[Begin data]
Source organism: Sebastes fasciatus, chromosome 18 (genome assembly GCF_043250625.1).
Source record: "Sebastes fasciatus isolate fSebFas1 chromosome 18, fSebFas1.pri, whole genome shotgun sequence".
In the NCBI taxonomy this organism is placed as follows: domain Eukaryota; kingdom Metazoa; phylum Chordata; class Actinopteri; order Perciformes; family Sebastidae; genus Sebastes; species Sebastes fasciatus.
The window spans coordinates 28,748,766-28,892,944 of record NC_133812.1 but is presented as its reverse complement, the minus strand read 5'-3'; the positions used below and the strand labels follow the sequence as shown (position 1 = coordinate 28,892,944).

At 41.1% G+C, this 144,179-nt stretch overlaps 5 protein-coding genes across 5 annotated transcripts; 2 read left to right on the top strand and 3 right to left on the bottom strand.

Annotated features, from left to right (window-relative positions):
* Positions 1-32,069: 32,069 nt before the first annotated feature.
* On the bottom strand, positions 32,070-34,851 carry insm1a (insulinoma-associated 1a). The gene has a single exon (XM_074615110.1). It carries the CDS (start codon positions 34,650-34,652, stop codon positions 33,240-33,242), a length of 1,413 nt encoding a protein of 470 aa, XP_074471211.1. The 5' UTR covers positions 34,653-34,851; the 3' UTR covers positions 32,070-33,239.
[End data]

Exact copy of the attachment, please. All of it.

Source organism: Sebastes fasciatus, chromosome 18 (genome assembly GCF_043250625.1).
Source record: "Sebastes fasciatus isolate fSebFas1 chromosome 18, fSebFas1.pri, whole genome shotgun sequence".
In the NCBI taxonomy this organism is placed as follows: domain Eukaryota; kingdom Metazoa; phylum Chordata; class Actinopteri; order Perciformes; family Sebastidae; genus Sebastes; species Sebastes fasciatus.
The window spans coordinates 28,748,766-28,892,944 of record NC_133812.1 but is presented as its reverse complement, the minus strand read 5'-3'; the positions used below and the strand labels follow the sequence as shown (position 1 = coordinate 28,892,944).

At 41.1% G+C, this 144,179-nt stretch overlaps 5 protein-coding genes across 5 annotated transcripts; 2 read left to right on the top strand and 3 right to left on the bottom strand.

Annotated features, from left to right (window-relative positions):
* Positions 1-32,069: 32,069 nt before the first annotated feature.
* On the bottom strand, positions 32,070-34,851 carry insm1a (insulinoma-associated 1a). The gene has a single exon (XM_074615110.1). It carries the CDS (start codon positions 34,650-34,652, stop codon positions 33,240-33,242), a length of 1,413 nt encoding a protein of 470 aa, XP_074471211.1. The 5' UTR covers positions 34,653-34,851; the 3' UTR covers positions 32,070-33,239.